Griggs continued: “So many things can happen on the road but unfortunately we can’t prepare for everything so concentration is key. We encourage drivers to keep their cars maintained to ensure they are safe as possible, but ultimately, the most important feature in the safety of any vehicle is the one behind the wheel.”
To try the Kwik Fit Driven to Distraction game click
For the latest news and updates from Kwik Fit, customers can also follow the company on Twitter at

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The law around drug driving – and the 9 prescription drugs that could get you arrested for it

Post Views: 258
Published on January 25, 2019

Eight people a day on average are disqualified for driving under the influence of drink or drugs, new Ministry of Justice data has revealed.
And while many people are aware of the law regarding alcohol consumption and getting behind the wheel – chances are, they know considerably less about the rules around driving after taking prescription or illegal drugs.
The latest available figures show that 114 motorists in Wales were disqualified for driving under the influence of controlled drugs above the allowed limit in 2016/17 – with 28 of these occurring in North Wales.
Across England and Wales, 1,307 were disqualified for this, whilst a further 6,680 were penalised for other offences related to drink or drug driving.
Samuel Nahk, senior public affairs officer for road safety charity Brake, said: “Driving over the alcohol limit or under the influence of drugs is illegal and extremely dangerous behaviour with potentially devastating consequences.
“Brake is calling for zero tolerance of drink and drug driving and demanding that the Government lowers the drink drive limit; prioritises the type-approval of roadside screening devices that can detect all banned drugs; and steps up roads policing levels to deter offending.”
So what prescription medicines can get you arrested? And what powers do the police have?
The power of the police
The police have the power to stop motorists and make “field impairment assessments”, if they suspect a driver is on drugs.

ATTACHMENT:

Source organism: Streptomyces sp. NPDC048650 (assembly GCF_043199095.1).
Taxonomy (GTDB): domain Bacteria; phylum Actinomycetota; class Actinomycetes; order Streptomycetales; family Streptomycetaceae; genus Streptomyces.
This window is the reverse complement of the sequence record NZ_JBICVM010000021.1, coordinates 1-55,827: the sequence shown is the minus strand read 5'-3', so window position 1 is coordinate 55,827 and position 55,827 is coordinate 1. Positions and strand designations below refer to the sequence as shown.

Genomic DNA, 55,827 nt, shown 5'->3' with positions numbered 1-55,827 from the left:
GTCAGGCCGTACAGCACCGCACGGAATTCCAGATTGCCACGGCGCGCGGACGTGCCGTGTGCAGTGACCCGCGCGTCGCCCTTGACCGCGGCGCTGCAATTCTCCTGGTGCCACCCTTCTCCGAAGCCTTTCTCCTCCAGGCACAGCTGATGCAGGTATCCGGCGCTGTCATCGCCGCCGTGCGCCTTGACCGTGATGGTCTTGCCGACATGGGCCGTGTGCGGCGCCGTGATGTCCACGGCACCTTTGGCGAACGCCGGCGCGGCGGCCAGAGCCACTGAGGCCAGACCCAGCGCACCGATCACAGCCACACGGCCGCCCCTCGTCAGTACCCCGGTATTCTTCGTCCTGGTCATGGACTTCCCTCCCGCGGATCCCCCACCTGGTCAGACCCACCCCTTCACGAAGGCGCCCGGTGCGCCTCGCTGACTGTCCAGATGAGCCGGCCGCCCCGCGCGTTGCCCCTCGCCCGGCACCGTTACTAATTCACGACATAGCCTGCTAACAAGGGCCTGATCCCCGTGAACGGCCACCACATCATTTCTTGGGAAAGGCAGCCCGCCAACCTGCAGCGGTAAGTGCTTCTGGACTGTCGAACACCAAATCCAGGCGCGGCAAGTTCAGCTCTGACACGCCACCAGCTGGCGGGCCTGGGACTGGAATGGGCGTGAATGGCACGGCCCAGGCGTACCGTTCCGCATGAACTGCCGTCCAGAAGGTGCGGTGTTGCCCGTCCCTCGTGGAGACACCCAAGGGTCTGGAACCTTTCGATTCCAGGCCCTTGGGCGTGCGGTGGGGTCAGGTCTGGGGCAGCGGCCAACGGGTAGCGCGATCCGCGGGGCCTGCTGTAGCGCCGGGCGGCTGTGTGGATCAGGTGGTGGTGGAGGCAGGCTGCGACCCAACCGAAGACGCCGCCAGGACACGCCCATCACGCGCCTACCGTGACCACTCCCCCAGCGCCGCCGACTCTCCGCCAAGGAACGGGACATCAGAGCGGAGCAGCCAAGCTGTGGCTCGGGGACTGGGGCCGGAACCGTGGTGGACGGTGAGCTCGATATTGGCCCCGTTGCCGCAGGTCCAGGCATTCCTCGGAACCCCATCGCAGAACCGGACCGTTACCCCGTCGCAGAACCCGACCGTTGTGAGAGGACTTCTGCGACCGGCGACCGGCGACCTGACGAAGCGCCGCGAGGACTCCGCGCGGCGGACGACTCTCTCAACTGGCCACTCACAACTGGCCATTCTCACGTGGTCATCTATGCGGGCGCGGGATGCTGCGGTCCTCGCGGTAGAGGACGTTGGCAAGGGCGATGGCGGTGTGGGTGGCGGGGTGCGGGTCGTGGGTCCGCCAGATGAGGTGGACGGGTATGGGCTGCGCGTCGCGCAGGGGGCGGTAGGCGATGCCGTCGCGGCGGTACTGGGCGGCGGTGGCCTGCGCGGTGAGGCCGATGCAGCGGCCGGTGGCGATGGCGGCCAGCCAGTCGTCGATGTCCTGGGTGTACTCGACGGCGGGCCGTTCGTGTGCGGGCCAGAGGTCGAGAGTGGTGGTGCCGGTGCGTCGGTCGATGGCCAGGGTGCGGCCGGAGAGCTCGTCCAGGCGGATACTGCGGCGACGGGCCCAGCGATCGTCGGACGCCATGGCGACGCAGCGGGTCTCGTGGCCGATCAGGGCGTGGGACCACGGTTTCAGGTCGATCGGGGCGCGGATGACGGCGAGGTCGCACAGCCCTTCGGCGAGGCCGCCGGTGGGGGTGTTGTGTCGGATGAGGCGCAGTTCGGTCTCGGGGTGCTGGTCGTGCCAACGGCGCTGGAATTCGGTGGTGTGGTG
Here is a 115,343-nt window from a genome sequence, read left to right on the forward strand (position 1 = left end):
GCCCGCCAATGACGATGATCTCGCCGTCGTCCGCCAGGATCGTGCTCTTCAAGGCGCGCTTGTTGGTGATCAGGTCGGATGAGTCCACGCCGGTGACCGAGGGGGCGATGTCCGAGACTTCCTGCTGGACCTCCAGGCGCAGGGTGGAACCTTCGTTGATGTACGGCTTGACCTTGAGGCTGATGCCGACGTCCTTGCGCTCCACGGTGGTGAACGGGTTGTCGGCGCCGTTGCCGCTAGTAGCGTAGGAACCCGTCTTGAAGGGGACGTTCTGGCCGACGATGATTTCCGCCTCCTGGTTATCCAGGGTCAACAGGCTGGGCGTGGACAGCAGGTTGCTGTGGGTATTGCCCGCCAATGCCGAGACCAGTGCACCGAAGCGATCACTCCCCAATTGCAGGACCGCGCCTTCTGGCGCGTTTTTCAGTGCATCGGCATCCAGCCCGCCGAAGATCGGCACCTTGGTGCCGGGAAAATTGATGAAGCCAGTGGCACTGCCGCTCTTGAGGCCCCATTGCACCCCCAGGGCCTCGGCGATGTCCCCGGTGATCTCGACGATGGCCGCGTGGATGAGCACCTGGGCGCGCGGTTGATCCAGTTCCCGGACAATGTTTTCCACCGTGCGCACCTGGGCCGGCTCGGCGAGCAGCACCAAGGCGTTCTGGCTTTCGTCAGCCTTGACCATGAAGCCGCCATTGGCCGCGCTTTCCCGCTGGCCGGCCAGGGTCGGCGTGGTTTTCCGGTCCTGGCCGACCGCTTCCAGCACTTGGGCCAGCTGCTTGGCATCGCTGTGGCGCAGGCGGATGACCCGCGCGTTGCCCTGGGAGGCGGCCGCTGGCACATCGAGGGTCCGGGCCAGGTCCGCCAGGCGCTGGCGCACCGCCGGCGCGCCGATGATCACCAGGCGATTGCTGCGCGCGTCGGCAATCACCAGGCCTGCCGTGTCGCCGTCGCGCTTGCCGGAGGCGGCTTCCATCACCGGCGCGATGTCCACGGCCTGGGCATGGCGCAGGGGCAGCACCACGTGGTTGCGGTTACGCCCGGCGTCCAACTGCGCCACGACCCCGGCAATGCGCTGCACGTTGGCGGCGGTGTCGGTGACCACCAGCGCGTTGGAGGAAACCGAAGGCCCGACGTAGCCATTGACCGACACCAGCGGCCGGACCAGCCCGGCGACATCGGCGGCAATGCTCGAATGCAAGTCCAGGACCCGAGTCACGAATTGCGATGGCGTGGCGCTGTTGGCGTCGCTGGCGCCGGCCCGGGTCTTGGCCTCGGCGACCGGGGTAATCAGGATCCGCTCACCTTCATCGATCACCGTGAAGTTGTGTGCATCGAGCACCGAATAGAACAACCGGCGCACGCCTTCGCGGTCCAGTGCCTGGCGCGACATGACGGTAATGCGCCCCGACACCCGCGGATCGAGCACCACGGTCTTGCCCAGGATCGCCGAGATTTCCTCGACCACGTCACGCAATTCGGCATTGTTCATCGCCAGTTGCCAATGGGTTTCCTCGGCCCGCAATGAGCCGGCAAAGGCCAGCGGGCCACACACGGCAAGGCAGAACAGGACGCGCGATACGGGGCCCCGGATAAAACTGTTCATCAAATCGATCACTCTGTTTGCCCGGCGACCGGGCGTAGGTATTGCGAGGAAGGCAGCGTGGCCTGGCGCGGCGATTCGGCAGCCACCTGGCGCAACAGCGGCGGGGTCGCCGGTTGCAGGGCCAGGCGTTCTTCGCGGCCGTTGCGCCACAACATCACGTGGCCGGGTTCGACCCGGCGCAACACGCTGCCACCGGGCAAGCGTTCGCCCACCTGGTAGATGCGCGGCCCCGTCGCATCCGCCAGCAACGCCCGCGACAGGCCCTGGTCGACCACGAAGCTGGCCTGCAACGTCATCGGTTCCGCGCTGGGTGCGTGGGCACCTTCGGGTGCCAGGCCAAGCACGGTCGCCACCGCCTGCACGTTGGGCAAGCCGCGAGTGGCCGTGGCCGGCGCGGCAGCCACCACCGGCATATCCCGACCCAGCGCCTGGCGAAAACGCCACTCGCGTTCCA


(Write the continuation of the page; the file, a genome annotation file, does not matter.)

This involves a series of tests, such as asking the motorist to walk in a straight line as well as the use of a roadside drug kit.
You could be charged with a crime if you fail the tests.
Prescription medicines
In England and Wales, it’s illegal to drive with legal drugs – prescription or over-the-counter medicines – in your body if it impairs your driving.
It’s also an offence to drive whilst over the specified limits of certain drugs, even if your driving isn’t affected.
And motorists can also be penalised if they haven’t been prescribed the medicine.
government advises discussing your ability to drive with your doctor if you’ve been prescribed any of the following drugs:
  • amphetamine, eg dexamphetamine or selegiline
  • clonazepam
  • diazepam
  • flunitrazepam
  • lorazepam
  • methadone
  • morphine or opiate and opioid-based drugs, eg codeine, tramadol or fentanyl
  • oxazepam
  • temazepam
Car insurer also warns that hayfever medications such as chlorphenamine, hydroxyzine and promethazine, may also cause problems when driving.
Known to cause drowsiness, these medications shouldn’t be taken when planning on driving – or any other drugs which “may cause drowsiness.”
The penalties for drug driving
Those convicted of driving under the influence of drugs face multiple penalties.
They’ll receive a minimum 1 year driving ban, as well as an unlimited fine.
You may also face up to 6 months in prison, with the conviction on your criminal record.
A drug driving conviction will also appear on your driving licence for 11 years – so if you drive for work, an employer will see your conviction.
Anyone who causes death by dangerous driving under the influence of drugs will be sentenced to up to 14 years in prison.
Being convicted of the crime may also affect your insurance costs, as well potentially causing trouble if travelling to countries like the USA.
A Ministry of Justice spokesperson said: “Intoxicated drivers can ruin lives which is why we intend to give courts the power to hand down life sentences for death by dangerous driving – sending a clear message to those who drive irresponsibly.”

For more news from North Wales – visit

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Driving and riding lessons and tests – National lockdown